2 killed, dozens wounded as Iraq protests hit second week

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Iraqi riot police prevent protesters from storming the provincial council building during a demonstration in Basra, 340 miles (550 km) southeast of Baghdad, Iraq, Sunday, July 15, 2018. (AP Photo)
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People gather during a protest near the main provincial government building in Basra, Iraq, on July 15, 2018. (EUTERS/Essam al-Sudani)
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People run from tear gas during a protest near the main provincial government building in Basra, Iraq on July 15, 2018. (REUTERS/Essam al-Sudani)
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Protesters gather near the main provincial government building in Basra, Iraq July 15, 2018. (REUTERS/Essam al-Sudani)
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Protesters burn tires during a demonstration against unemployment and a lack of basic services in the southern Iraqi city of Basra on July 15, 2018. (AFP / Haidar Mohammed Ali)
Updated 16 July 2018
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2 killed, dozens wounded as Iraq protests hit second week

  • Protests demanding jobs and better public services have swept southern Iraq
  • Foreign airlines including Oman Air, flydubai and Royal Jordanian have all suspended flights

BASRA, Iraq:  Two demonstrators were killed and dozens more were wounded in southern Iraq on Sunday as protests over unemployment and a lack of basic services entered a second week, a medical source said.
The protesters were killed in a shooting in the city of Samawah, south of the capital Baghdad, the source told AFP.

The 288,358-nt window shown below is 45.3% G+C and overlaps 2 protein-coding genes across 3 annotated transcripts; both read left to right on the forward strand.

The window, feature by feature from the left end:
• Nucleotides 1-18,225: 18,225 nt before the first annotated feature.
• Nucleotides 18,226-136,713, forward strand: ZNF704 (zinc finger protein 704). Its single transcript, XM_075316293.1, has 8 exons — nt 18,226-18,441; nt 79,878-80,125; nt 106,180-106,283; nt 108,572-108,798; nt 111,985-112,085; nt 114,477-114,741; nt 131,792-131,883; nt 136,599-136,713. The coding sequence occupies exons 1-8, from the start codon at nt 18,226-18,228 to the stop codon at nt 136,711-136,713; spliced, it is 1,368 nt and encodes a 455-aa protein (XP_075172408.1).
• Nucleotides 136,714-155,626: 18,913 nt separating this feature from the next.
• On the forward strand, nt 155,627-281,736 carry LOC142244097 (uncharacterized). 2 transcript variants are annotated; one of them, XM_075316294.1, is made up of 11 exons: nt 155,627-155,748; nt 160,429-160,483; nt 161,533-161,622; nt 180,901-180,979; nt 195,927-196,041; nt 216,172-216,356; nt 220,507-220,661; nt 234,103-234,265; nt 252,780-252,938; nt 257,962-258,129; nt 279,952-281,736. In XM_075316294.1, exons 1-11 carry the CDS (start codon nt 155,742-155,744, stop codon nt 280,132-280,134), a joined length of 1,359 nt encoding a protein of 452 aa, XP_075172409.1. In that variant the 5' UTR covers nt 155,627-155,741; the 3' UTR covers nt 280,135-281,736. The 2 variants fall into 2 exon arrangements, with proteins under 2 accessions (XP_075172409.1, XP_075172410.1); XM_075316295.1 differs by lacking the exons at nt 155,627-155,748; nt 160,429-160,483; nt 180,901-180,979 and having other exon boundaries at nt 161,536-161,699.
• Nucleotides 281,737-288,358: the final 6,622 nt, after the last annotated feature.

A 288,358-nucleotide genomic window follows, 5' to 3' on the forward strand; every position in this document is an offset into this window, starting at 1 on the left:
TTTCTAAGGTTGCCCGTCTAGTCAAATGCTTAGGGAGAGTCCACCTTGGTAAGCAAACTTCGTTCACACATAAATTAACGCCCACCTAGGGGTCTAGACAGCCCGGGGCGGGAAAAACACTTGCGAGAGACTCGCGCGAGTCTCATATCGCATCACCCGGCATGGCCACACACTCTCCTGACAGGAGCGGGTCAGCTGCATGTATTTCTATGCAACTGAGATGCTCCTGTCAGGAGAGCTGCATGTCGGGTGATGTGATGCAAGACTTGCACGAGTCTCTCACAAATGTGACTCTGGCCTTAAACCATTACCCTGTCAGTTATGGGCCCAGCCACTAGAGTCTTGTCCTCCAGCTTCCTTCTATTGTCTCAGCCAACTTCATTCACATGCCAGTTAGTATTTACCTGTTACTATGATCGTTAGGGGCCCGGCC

A further 27 people were injured in the incident in front of the governor’s headquarters, the source said without detailing who opened fire.
In Baghdad hundreds of protesters closed a highway at the entrance to the city’s northwestern Shula neighborhood, chanting “Iran, out out! Baghdad is free!” and “The people want to overthrow the regime.”
Demonstrations hit several provinces including Basra, despite Prime Minister Haider Al-Abadi announcing fresh funds and pledges of investment for the oil-rich but neglected region.
Renewed clashes between security forces and protesters in Basra city left 50 people injured near the governor’s headquarters, the majority protesters, a separate medical source said.
The Internet was out of service across the country on Sunday for the second consecutive day.
Earlier on Sunday demonstrators tried to storm the Basra governor’s headquarters but were dispersed by police who fired tear gas at them, an AFP reporter said.
Police also fired tear gas at stone-throwing demonstrators who tried to push their way into the Zubeir oil field south of the city, an AFP reporter said.
In Nasiriyah, provincial capital of neighboring Dhi Qar province, 15 demonstrators and 25 policemen were injured, deputy health director Abdel Hussein Al-Jabri said.
The clashes, including hand-to-hand combat, erupted when the demonstrators gathered outside the governor’s office and pelted security forces with stones.
In Muthana province bordering Basra, hundreds of demonstrators gathered outside the governor’s headquarters and some torched parts of the building, a police source said.